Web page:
NAB Residential property index
NAB Residential property index. Source: NAB Behaviourial & Industry Economics
  • NAB Residential Property Index ends 2020 on a high note
  • Market sentiment has improved across all states
  • Expectations for house prices have also improved from the previous quarter

Despite recent economic hardship, the NAB Residential Property Index ended 2020 at a survey high of +45 points in Q4, after having fallen to a survey low of -33 points in Q2.

Record low-interest rates (discussed here) and household income support from the Federal Government have been key drivers for dwelling price growth, with NAB increasing their forecast to around 8% in 2021 and a further solid rise of 6% in 2022.

It is expected that price growth in the smaller capitals will outpace Sydney and Melbourne, which will likely be impacted most by a slowing in population growth.

When breaking down the results by state, NAB found housing market sentiment has improved across all states (see table below).

Residential property index by state. Source: NAB Behavioural & Industry Economics.

Dwelling prices in Darwin outpaced all capital cities according to CoreLogic data, while WA’s state index rose to a new survey high of +79.

Meanwhile, Victoria managed to climb back into positive territory (+6) after suffering the strictest lockdowns in the country, albeit remains the weakest of all states and territories.

Sentiment in the ACT, SA and QLD exceeded the national average, with SA recording the strongest result since the survey began (+69).

The report shows housing prices have held up much better than expected, despite a weak labour market and elevated uncertainty over the pace of population growth.

With borrowing rates at record lows (caused by substantial easing in monetary policy), in addition to large support from the government in the form of JobKeeper and JobSeeker payments, the predicted negative impact on households appear to have largely been mitigated.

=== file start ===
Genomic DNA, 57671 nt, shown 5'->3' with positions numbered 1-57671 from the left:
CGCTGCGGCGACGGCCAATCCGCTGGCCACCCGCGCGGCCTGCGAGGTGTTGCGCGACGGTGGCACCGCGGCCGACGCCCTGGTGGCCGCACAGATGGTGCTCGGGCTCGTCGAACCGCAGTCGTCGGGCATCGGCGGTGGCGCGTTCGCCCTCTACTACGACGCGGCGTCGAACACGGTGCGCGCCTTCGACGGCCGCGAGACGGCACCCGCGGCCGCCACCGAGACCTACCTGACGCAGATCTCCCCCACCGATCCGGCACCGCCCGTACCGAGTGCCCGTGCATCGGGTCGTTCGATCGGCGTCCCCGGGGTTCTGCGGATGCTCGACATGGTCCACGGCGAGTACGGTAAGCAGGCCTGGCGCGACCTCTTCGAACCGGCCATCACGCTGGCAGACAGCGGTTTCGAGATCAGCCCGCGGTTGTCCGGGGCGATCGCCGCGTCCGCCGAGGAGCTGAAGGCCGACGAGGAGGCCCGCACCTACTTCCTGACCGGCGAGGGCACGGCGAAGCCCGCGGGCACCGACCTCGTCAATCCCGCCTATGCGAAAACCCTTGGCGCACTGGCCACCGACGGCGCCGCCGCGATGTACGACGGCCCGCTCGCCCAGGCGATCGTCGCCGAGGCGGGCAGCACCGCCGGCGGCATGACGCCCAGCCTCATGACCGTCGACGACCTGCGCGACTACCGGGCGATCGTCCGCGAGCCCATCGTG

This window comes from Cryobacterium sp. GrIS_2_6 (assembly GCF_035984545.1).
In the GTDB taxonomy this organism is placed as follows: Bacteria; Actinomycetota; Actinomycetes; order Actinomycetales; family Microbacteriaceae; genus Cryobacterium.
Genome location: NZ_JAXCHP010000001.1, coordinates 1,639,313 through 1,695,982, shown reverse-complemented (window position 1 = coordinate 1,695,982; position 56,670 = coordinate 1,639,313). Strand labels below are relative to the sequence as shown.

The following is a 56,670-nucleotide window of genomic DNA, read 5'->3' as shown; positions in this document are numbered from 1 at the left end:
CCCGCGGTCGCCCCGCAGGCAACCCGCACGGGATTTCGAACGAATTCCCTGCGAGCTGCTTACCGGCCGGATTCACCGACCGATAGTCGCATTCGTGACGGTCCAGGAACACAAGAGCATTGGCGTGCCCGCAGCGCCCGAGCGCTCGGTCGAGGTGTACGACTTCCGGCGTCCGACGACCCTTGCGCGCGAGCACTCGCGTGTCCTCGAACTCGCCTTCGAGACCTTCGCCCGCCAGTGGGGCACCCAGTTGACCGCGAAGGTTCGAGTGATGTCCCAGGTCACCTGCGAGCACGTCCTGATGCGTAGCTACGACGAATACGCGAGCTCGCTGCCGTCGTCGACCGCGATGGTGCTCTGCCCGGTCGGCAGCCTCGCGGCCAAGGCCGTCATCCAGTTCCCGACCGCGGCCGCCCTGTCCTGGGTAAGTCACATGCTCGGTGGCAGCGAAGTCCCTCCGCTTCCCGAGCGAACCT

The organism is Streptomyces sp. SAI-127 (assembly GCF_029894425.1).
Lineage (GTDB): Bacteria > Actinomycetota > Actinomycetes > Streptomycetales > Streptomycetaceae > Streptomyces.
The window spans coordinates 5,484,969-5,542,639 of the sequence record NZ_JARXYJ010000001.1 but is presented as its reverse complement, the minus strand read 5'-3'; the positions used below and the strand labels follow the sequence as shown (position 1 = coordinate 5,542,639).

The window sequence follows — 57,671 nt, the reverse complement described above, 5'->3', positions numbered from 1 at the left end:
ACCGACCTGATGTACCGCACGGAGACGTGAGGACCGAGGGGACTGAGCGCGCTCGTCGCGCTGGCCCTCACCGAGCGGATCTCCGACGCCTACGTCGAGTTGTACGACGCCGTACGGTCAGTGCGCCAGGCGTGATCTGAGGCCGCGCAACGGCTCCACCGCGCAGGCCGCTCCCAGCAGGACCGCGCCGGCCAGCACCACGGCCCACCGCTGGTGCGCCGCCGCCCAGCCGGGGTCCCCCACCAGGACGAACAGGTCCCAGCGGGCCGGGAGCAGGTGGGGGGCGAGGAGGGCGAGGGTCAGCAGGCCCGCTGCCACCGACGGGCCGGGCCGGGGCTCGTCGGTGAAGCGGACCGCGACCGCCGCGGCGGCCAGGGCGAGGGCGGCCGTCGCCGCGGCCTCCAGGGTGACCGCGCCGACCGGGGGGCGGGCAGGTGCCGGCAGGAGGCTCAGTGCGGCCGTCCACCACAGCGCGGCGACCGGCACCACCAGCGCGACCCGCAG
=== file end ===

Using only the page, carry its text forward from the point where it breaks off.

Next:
This is evident in survey expectations for house prices in Q4 2020 (see table below), with respondents expecting to see national house prices rise 3.1% over the next year (up from the previous Q3 expectation of -0.6%).

Average survey results by state: house prices (%). Source: NAB Behavioural & Industry Economics.

Overall, NAB sees house price growth at around 10% by 2022.


The survey results also discuss rental expectations, new developments, new housing market constraints, and foreign buyers. To read the full report: NAB Residential Property Survey Q4-2020 (available online).

Before investing in any asset, please do your own independent research, taking into account your own personal financial situation. This article does not purport to provide financial advice. See our Terms of Use.

You May Also Like

The million-dollar club – 8 Perth suburbs set to join the ranks

Perth’s rising star suburbs to keep an eye on.

Australian building costs have continued to soar, but has your insurance cover kept pace?

MCG Quantity Surveyors analysis found underinsurance could cost homeowners over $100K to replace a property, with the issue even more profound in the commercial property sector.

When will Australian property prices fall? One major challenge continues to prop prices up

Property prices are up by over 35% across the country since Covid, and while not the same story in each city, that’s little solace to prospective buyers pulling their hair out.

A window of opportunity could be open for savvy Australian property investors, but time is ticking

One expert has noticed investors are on the move while there’s less competition and fewer buyers in the marketplace.

Top Articles

PropertyGuru Asia Property Awards (Australia) returns for its 7th edition, including several brand new award ...

This year's awards include several brand new categories, with entries closing 2 August 2024.

Thinking of borrowing for a new home? We decode the home loan lingo and explore ...

We take a look at everything from principal and interest to rates and more.

A window of opportunity could be open for savvy Australian property investors, but time is ...

One expert has noticed investors are on the move while there's less competition and fewer buyers in the marketplace.